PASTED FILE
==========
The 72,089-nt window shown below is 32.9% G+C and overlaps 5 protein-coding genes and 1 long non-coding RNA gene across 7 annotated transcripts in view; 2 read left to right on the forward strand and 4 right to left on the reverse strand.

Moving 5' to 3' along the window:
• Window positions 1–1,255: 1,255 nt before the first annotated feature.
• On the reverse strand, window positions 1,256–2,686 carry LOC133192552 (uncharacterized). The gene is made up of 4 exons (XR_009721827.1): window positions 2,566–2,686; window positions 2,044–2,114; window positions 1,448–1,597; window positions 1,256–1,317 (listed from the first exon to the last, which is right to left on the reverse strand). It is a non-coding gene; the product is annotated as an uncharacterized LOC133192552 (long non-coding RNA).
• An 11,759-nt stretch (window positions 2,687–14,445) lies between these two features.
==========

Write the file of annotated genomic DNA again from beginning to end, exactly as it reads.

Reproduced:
The 72,089-nt window shown below is 32.9% G+C and overlaps 5 protein-coding genes and 1 long non-coding RNA gene across 7 annotated transcripts in view; 2 read left to right on the forward strand and 4 right to left on the reverse strand.

Moving 5' to 3' along the window:
• Window positions 1–1,255: 1,255 nt before the first annotated feature.
• On the reverse strand, window positions 1,256–2,686 carry LOC133192552 (uncharacterized). The gene is made up of 4 exons (XR_009721827.1): window positions 2,566–2,686; window positions 2,044–2,114; window positions 1,448–1,597; window positions 1,256–1,317 (listed from the first exon to the last, which is right to left on the reverse strand). It is a non-coding gene; the product is annotated as an uncharacterized LOC133192552 (long non-coding RNA).
• An 11,759-nt stretch (window positions 2,687–14,445) lies between these two features.